TORONTO, Oct. 16, 2012 /CNW/ - When the power goes out, it never happens at a convenient time. While it may seem simple - customers receive electricity to their homes via overhead or underground connections - it's more complicated when outdated equipment and design make the repair process long and difficult. One of the worst performing elements of the Toronto Hydro-Electric System Limited (Toronto Hydro) grid is rear-lot design; when electrical equipment is located in residential backyards instead of on the front-lot.
In hydro speak, 'rear-lot configuration' is an electricity distribution method that was intended to improve neighbourhood streetscapes. The design avoided placing poles and wires along the front-lot. The electrical cables were installed on easements between rear residential property lines. Fifty years ago, this was a popular design. Now, neighbourhood trees are mature and overgrown, homes have been rebuilt and are bigger, pools have been installed and raccoons and squirrels have become more of a nuisance.
Trees and four-legged pests, combined with adverse weather, can wreak havoc on rear-lot powerlines and poles. If a power outage occurs as a result, chances are the neighbourhood will experience an interruption for much longer than areas with front-lot designs.
During the past five years, a number of lengthy outages occurred that were attributable to rear-lot distribution. In 2010 and 2011, the average customer outage lasted approximately 48 minutes, but for rear-lot systems, the average was 109 minutes. Field crews can't use bucket trucks and drilling machines and in summer, easement spaces can be overgrown. In winter, snow can further impede access. At times, Toronto Hydro has had to move equipment over houses with the use of cranes to make rear-lot repairs. This adds cost and time and increases the risk that driveways and roads will sustain damage under the weight of heavy construction equipment.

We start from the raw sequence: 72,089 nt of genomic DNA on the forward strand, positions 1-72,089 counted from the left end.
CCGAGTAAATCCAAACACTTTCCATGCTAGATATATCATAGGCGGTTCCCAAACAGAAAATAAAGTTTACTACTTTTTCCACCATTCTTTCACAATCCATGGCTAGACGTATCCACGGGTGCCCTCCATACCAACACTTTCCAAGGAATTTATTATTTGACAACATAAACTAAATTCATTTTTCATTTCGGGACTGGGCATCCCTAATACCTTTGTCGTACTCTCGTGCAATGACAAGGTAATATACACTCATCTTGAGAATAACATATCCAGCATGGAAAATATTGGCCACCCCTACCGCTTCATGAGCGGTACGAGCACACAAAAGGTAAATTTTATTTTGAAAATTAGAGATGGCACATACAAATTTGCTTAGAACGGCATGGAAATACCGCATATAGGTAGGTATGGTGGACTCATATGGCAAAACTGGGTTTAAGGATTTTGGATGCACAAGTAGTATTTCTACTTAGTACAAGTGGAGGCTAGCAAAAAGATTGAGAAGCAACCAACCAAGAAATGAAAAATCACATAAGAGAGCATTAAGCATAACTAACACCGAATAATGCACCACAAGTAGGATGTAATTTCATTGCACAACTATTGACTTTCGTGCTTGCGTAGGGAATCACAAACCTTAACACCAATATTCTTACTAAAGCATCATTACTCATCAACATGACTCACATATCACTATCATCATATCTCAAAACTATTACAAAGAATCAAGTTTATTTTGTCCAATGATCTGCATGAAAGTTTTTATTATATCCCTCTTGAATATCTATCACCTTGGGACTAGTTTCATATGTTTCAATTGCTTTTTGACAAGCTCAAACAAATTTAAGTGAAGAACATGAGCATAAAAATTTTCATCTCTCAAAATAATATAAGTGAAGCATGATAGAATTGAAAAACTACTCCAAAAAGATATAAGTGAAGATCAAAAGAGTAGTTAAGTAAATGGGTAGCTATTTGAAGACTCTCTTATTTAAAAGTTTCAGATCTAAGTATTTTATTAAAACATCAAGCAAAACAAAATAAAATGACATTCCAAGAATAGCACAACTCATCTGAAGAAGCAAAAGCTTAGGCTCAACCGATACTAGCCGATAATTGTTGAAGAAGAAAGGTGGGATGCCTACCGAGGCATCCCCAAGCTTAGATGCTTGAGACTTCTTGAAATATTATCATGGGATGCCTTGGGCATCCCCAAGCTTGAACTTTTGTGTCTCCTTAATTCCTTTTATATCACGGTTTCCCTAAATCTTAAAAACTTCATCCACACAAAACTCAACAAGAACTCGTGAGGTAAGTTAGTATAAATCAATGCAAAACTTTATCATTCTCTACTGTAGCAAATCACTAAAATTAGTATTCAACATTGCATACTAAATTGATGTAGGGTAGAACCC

There are more than 12,000 customers in Toronto that still receive power via a rear-lot design. In Forest Hill, Toronto Hydro has been working to update this infrastructure since 2008. It can take two to four years to complete a multimillion dollar, rear- lot to front- lot conversion project. It is expected that most of this project will be completed by the end of this year.
Toronto Hydro Corporation is a holding company, which wholly-owns two subsidiaries:
- Toronto Hydro-Electric System Limited - which distributes electricity and engages in Conservation and Demand Management (CDM) activities; and
- Toronto Hydro Energy Services Inc. - which provides street lighting services.
The principal business of the Corporation and its subsidiaries is the distribution of electricity by Toronto Hydro-Electric System Limited. Toronto Hydro-Electric System owns and operates an electricity distribution system, which delivers electricity to approximately 712,000 customers located in the City of Toronto. It is the largest municipal electricity distribution company in Canada and distributes approximately 18% of the electricity consumed in the Province of Ontario.
SOURCE: Toronto Hydro Corporation
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